The nasal flu vaccine for children is finished for this flu season.
Children with these conditions can still get a flu vaccine as an injection:
- chronic heart disease, including acute coronary syndrome
- chronic liver disease
- chronic kidney failure
- chronic respiratory disease, including chronic obstructive pulmonary disease (COPD), cystic fibrosis, moderate or severe asthma, or bronchopulmonary dysplasia
- chronic neurological disease including multiple sclerosis (MS), hereditary and degenerative disorders of the central nervous system
- Down syndrome
- a body mass index (BMI) over 40
- immunosuppression due to disease or treatment (including asplenia or hyposplenism, and all cancer patients)
- children with a moderate to severe neurodevelopmental disorder such as cerebral palsy
- children on long-term aspirin therapy
- any condition that can compromise respiratory function, like spinal cord injury, seizure disorder or other neuromuscular disorder, especially people also attending special schools or day centres
Why children should get the flu vaccine
The flu vaccine helps to protect children against flu.
Most children who get the flu have mild symptoms. But children and young people with long-term health conditions are at risk of serious complications from flu.
In some children, flu can lead to serious problems such as:
- inflammation of the brain (encephalitis)
Children with these complications may need hospital treatment. Some may need intensive care.
In the last 10 years in Ireland, almost 5,000 children were admitted to hospital with complications of flu. Almost 200 children had treatment in intensive care and 40 children died.
Type of vaccine for children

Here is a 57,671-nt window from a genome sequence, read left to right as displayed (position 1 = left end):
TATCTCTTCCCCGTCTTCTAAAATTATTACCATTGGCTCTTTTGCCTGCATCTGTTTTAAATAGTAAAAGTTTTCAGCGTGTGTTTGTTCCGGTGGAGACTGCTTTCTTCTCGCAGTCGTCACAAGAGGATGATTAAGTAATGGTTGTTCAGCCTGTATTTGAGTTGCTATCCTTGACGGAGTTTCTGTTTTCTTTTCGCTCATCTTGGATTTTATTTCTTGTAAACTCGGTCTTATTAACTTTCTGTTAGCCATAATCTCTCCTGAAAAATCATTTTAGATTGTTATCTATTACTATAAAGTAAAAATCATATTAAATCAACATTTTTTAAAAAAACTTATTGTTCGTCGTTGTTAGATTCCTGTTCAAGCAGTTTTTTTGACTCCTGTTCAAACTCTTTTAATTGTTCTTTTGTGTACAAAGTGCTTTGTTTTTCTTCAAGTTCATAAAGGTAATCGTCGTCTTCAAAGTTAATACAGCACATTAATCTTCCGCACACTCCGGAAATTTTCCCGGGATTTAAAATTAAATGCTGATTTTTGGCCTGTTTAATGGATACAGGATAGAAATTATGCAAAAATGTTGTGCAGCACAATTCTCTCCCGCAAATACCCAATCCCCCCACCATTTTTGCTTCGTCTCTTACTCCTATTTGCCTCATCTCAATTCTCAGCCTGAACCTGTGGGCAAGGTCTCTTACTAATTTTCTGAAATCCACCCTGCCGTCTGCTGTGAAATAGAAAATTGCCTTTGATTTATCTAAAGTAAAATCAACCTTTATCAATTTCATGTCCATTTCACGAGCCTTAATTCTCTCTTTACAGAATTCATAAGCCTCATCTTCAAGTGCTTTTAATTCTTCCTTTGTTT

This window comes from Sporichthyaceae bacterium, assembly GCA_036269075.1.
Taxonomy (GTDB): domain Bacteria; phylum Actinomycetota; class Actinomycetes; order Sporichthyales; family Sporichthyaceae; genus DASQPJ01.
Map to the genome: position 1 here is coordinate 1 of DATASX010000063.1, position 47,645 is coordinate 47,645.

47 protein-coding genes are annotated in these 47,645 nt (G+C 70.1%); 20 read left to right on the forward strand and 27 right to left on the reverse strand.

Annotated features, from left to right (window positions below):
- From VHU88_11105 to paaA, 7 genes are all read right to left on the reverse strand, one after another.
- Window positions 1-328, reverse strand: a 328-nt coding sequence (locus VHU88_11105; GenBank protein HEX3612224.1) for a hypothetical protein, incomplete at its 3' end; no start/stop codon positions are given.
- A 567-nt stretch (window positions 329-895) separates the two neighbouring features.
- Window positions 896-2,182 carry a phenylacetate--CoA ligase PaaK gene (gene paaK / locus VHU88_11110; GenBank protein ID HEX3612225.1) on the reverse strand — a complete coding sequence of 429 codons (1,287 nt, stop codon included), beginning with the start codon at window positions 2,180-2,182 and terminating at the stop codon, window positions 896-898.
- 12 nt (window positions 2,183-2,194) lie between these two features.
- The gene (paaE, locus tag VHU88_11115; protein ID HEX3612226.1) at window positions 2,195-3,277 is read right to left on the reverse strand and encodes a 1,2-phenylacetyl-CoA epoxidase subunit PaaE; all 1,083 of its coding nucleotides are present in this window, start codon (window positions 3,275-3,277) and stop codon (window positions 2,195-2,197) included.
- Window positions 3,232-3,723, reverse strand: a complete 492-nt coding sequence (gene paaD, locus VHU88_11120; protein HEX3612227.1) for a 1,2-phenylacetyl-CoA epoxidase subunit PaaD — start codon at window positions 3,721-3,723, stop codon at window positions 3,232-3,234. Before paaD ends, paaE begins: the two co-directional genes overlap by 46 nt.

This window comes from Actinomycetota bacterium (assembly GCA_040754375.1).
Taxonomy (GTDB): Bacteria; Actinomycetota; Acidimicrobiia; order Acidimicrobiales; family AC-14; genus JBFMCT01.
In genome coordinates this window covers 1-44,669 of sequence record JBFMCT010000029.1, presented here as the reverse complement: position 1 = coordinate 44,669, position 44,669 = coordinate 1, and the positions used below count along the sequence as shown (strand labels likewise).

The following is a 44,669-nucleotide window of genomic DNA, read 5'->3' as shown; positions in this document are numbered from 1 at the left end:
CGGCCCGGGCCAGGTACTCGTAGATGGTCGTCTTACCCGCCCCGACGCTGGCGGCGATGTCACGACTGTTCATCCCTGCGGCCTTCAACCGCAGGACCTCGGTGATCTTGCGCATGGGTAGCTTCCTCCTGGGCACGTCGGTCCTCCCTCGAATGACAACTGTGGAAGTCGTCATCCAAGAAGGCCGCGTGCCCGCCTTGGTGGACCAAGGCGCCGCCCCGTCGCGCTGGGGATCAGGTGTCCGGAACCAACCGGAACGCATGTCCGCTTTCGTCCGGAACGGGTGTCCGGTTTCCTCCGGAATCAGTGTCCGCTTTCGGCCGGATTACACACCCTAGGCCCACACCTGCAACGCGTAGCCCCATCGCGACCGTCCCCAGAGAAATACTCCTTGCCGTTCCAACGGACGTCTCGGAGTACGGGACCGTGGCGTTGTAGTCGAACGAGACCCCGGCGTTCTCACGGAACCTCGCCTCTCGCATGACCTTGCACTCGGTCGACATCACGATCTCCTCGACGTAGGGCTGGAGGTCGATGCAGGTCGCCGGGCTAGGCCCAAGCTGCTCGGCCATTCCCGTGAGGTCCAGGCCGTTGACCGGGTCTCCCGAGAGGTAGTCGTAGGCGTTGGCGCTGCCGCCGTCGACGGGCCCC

The injectable flu vaccine called quadrivalent influenza vaccine (QIV) is still available for children at high risk.
All vaccines are tested to make sure they will not harm your child.
Your child might have some mild side effects after their vaccine. Some of the side effects can be similar to flu. But they will not get the flu from the flu vaccine.
Serious side effects such as a severe allergic reaction are rare.
The most common side effects are mild and include:
- muscle aches
- pain and swelling where the injection was given
Some children get a fever (high temperature) after the vaccine. It is usually mild and goes away on its own.
These side effects should go away in a day or 2.
In very rare cases, Guillain-Barré syndrome (GBS) has been reported. GBS is a condition that affects the nerves in the body. It causes nerve inflammation and can cause pain, numbness, muscle weakness and difficulty walking. The risk of GBS after having the flu is greater than after getting the flu vaccine.
Generally, flu vaccines reduce the risk of infection by 40% to 60%.
But even if your child gets the vaccine, they could still get the flu. This is because the vaccine does not protect against 100% of infections.
If your child does not get the flu vaccine, they should take extra care to protect themselves from flu.
Protect your child from flu
As well as getting the vaccine, protect your child from flu by making sure they:
- wash their hands properly and often with soap and water or alcohol hand sanitiser
- cover coughs or sneezes with a tissue or their sleeve
- put used tissues into a bin